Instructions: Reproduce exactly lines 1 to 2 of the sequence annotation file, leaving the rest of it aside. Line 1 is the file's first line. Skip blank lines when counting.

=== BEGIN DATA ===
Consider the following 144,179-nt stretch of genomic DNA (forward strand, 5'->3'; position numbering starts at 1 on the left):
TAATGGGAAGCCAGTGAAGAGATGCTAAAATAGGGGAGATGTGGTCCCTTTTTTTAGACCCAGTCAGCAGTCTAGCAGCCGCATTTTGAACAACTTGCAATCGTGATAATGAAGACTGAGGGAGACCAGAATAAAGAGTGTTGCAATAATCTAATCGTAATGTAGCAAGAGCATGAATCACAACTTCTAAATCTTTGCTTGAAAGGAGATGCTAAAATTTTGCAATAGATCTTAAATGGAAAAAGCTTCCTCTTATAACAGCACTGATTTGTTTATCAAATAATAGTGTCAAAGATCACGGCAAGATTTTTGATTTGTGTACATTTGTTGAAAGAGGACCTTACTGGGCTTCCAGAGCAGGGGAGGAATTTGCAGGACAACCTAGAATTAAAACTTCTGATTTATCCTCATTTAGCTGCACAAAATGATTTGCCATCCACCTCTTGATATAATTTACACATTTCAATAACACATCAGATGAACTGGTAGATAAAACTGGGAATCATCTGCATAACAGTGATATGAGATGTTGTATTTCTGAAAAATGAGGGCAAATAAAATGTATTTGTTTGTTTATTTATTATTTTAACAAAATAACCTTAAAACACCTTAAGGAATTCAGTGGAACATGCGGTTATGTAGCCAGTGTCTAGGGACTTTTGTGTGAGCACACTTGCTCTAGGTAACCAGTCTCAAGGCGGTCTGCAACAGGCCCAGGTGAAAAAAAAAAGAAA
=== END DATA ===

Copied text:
Consider the following 144,179-nt stretch of genomic DNA (forward strand, 5'->3'; position numbering starts at 1 on the left):
TAATGGGAAGCCAGTGAAGAGATGCTAAAATAGGGGAGATGTGGTCCCTTTTTTTAGACCCAGTCAGCAGTCTAGCAGCCGCATTTTGAACAACTTGCAATCGTGATAATGAAGACTGAGGGAGACCAGAATAAAGAGTGTTGCAATAATCTAATCGTAATGTAGCAAGAGCATGAATCACAACTTCTAAATCTTTGCTTGAAAGGAGATGCTAAAATTTTGCAATAGATCTTAAATGGAAAAAGCTTCCTCTTATAACAGCACTGATTTGTTTATCAAATAATAGTGTCAAAGATCACGGCAAGATTTTTGATTTGTGTACATTTGTTGAAAGAGGACCTTACTGGGCTTCCAGAGCAGGGGAGGAATTTGCAGGACAACCTAGAATTAAAACTTCTGATTTATCCTCATTTAGCTGCACAAAATGATTTGCCATCCACCTCTTGATATAATTTACACATTTCAATAACACATCAGATGAACTGGTAGATAAAACTGGGAATCATCTGCATAACAGTGATATGAGATGTTGTATTTCTGAAAAATGAGGGCAAATAAAATGTATTTGTTTGTTTATTTATTATTTTAACAAAATAACCTTAAAACACCTTAAGGAATTCAGTGGAACATGCGGTTATGTAGCCAGTGTCTAGGGACTTTTGTGTGAGCACACTTGCTCTAGGTAACCAGTCTCAAGGCGGTCTGCAACAGGCCCAGGTGAAAAAAAAAAGAAA